First Lady Jacqueline Kennedy existed in a nearly impossible situation even before her husband was assassinated in November 1963. She was a fairly private person who believed that the White House belonged to all Americans, and so she brought television cameras into the presidential home in early 1962 and acted as a well-rehearsed but uneasy tour guide for the American people in a way that had never been done before. This landmark bit of theater serves as one of many telling story threads in director Pablo Larrain’s Jackie, which hopes to give us some insight into Mrs. Kennedy’s life in the days and weeks surrounding the murder of John F. Kennedy, a man who was a constant source of frustration to his wife even after his death.
As you might expect from the Chilean-born director, Larrain did not grow up with Jackie Kennedy as a real presence in his life, so the film is, in a way, his means of figuring out why millions were so fascinated by her until her death. What brand of mystique did Jackie possess that other famous figures did not? Her story is told largely in flashback, as Mrs. Kennedy (played with a combination of allure and raw pain by Natalie Portman) allows herself to be interviewed by an unnamed journalist (Billy Crudup) a week after the state funeral of her husband. And it’s clear as they speak that the conversation is as much a chance for her to vent her emotions as it is a place to gather facts. She makes it quite clear that she’ll have the final say in what is on and off the record.
Jackie’s pain is all the more elevated by never having had a chance to confront Kennedy about his numerous affairs, or at least smooth things over with him about how she could be a better wife. Although the film is cut together in a decidedly non-linear fashion, Larrain never allows us to get lost in the many storylines, especially when it comes down to where we are in relation to the assassination. Large portions of the film, especially from the death of JFK into the immediate aftermath feels like a horror show of screaming, crying, blood and chaos. The filmmaker saves the blow-by-blow re-creation of the killing until near the end of the film, as Jackie describes it to the reporter, and it’s as bad as you can imagine. But this time around, it’s placed in the context of their life at that exact moment, and we’re keenly aware of the state of their marriage and how close or distant they were feeling at that exact moment.
Of course none of that matters once the bullets start flying, and despite their differences on that day, her overwhelming shock and grief were as real as they come. The scenes set in the aftermath of Kennedy’s death are almost like a wartime documentary where members of the administration as well as newly sworn in president Lyndon Johnson (John Carroll Lynch) are swarming around Jackie trying to plan a funeral while she is in the early stages of PTSD, still covered in her husband’s blood as she must think about her future, planning the funeral, and finding a place for her and her children to live with no notice. She works with everyone from her assistant Nancy (Greta Gerwig) to her priest (John Hurt) to artist/family confidante William Walton (Richard E. Grant) to brother-in-law Bobby Kennedy (Peter Sarsgaard) to figure out both her world moving forward and the late president’s legacy.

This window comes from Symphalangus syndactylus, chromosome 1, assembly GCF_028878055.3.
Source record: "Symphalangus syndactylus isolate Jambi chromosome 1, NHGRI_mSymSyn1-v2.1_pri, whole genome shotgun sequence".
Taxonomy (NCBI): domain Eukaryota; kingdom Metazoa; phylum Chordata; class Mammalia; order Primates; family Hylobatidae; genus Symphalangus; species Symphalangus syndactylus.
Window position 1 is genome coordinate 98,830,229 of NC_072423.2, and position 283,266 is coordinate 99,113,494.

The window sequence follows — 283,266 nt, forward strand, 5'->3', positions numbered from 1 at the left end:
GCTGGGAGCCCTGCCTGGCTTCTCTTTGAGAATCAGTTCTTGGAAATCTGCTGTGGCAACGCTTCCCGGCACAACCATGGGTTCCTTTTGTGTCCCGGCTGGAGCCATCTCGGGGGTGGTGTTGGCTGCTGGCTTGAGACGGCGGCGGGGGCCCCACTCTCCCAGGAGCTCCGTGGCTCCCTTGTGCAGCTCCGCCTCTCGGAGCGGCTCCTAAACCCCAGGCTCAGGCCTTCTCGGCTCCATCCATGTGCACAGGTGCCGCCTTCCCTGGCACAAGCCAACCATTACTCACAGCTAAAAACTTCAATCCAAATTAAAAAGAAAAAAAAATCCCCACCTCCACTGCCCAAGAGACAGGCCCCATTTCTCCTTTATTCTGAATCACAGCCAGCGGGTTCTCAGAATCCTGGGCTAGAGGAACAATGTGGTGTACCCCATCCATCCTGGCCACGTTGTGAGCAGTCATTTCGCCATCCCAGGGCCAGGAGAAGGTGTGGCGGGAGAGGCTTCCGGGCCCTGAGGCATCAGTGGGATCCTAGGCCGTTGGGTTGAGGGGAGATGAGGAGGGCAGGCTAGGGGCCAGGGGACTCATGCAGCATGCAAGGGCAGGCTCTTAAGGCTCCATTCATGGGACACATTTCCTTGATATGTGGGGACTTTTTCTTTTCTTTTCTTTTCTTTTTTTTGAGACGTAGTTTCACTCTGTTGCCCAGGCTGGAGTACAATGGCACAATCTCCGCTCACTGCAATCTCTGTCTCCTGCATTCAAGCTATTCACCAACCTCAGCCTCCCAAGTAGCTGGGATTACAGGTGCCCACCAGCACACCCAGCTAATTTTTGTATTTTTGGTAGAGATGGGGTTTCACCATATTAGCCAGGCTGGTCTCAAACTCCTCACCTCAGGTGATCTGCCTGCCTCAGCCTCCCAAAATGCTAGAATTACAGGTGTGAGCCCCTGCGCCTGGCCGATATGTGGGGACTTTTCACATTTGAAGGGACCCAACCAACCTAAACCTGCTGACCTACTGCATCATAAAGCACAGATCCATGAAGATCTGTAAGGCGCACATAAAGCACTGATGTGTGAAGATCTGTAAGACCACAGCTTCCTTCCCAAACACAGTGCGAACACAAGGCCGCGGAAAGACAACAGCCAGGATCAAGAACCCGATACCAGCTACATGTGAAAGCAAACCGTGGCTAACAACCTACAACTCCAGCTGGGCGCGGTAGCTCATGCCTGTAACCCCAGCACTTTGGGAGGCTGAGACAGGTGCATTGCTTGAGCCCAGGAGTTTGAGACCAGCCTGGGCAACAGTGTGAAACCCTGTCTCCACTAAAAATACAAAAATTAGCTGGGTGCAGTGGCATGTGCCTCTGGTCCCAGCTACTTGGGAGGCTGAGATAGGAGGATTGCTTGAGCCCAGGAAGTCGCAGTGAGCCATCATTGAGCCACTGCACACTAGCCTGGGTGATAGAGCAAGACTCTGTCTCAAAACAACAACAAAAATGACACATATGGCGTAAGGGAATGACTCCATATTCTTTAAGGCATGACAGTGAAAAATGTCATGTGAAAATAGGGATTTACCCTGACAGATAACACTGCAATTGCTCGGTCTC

Through the course of Jackie, Larrain slowly pieces together both a series of events and a revealing psychological profile of a person under the most amount of stress imaginable. By the end, we realize that the filmmaker is most impressed by Mrs. Kennedy’s strength and courage, as well as her fierce loyalty to man who could never be entirely loyal to her.
Together with the almost other-worldly camerawork by Stéphane Fontaine (who also shot the current release Elle) and mournful score by Mica Levi (whose work on Under the Skin still gives me chills), Larrain and screenwriter Noah Oppenheim give us a fully realized Jackie Kennedy—protective, angry, grieving, caring, spiritual, personal, and aloof. She’s a walking contradiction that still makes sense and maintains an air of mystery while also being transparent. You just have to see it for yourself, which I highly suggest you do, since Jackie is one of the finest films of the year.